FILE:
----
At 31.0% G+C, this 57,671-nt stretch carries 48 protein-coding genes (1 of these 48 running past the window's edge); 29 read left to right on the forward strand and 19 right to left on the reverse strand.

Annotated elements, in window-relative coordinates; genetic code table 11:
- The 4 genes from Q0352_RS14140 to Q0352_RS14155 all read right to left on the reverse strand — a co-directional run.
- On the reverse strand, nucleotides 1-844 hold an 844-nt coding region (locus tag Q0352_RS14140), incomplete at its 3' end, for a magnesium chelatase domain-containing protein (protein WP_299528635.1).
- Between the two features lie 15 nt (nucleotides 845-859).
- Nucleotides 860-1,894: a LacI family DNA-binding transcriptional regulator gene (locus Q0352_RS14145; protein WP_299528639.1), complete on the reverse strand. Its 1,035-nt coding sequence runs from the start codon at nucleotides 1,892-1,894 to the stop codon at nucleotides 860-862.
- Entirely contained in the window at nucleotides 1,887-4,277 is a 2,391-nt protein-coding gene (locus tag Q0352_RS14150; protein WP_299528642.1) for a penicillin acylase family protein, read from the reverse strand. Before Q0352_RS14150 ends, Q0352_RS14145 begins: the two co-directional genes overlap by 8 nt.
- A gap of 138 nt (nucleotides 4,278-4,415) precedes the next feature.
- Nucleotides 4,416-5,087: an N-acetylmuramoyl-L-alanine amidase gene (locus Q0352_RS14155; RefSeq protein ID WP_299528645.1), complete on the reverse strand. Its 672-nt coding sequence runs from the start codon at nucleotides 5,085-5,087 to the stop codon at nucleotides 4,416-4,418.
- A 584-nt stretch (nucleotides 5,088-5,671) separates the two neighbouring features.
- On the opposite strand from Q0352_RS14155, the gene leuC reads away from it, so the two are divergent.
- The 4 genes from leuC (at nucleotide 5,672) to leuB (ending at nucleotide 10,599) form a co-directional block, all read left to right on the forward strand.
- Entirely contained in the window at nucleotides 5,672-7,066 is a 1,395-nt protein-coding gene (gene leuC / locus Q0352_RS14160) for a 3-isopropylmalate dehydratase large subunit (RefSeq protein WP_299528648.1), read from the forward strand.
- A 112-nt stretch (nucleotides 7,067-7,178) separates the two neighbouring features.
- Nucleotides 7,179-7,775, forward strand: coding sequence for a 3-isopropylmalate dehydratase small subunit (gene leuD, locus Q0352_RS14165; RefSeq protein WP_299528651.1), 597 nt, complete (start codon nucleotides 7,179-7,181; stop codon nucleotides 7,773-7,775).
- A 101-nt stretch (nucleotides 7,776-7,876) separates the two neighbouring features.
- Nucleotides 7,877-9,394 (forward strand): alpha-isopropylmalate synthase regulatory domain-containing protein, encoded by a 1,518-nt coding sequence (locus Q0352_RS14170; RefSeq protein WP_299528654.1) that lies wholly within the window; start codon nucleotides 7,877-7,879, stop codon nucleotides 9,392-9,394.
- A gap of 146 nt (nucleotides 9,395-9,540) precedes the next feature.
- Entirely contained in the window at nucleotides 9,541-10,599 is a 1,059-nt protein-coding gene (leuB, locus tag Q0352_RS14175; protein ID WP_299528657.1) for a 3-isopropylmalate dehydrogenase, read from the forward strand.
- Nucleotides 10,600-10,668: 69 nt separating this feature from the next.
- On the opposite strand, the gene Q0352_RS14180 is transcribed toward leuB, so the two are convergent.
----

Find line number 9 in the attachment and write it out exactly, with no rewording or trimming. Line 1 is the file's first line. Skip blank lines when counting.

- Nucleotides 4,416-5,087: an N-acetylmuramoyl-L-alanine amidase gene (locus Q0352_RS14155; RefSeq protein ID WP_299528645.1), complete on the reverse strand. Its 672-nt coding sequence runs from the start codon at nucleotides 5,085-5,087 to the stop codon at nucleotides 4,416-4,418.